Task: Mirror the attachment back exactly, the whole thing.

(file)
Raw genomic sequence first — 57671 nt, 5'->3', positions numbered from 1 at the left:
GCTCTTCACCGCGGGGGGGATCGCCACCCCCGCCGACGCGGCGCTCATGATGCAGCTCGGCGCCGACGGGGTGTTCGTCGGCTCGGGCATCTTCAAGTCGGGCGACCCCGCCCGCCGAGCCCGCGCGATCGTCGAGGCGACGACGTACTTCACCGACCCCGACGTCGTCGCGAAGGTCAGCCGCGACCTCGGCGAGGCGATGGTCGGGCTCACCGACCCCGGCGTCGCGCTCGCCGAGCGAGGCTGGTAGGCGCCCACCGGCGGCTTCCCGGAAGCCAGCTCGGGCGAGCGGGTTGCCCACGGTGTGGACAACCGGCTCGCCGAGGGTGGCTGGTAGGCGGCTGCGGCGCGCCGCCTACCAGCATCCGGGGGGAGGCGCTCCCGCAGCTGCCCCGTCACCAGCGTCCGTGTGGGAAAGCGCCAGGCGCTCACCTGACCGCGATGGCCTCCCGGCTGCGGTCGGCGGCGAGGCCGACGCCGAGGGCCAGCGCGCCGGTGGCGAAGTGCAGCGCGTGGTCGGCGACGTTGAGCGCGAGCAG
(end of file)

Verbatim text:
Raw genomic sequence first — 57671 nt, 5'->3', positions numbered from 1 at the left:
GCTCTTCACCGCGGGGGGGATCGCCACCCCCGCCGACGCGGCGCTCATGATGCAGCTCGGCGCCGACGGGGTGTTCGTCGGCTCGGGCATCTTCAAGTCGGGCGACCCCGCCCGCCGAGCCCGCGCGATCGTCGAGGCGACGACGTACTTCACCGACCCCGACGTCGTCGCGAAGGTCAGCCGCGACCTCGGCGAGGCGATGGTCGGGCTCACCGACCCCGGCGTCGCGCTCGCCGAGCGAGGCTGGTAGGCGCCCACCGGCGGCTTCCCGGAAGCCAGCTCGGGCGAGCGGGTTGCCCACGGTGTGGACAACCGGCTCGCCGAGGGTGGCTGGTAGGCGGCTGCGGCGCGCCGCCTACCAGCATCCGGGGGGAGGCGCTCCCGCAGCTGCCCCGTCACCAGCGTCCGTGTGGGAAAGCGCCAGGCGCTCACCTGACCGCGATGGCCTCCCGGCTGCGGTCGGCGGCGAGGCCGACGCCGAGGGCCAGCGCGCCGGTGGCGAAGTGCAGCGCGTGGTCGGCGACGTTGAGCGCGAGCAG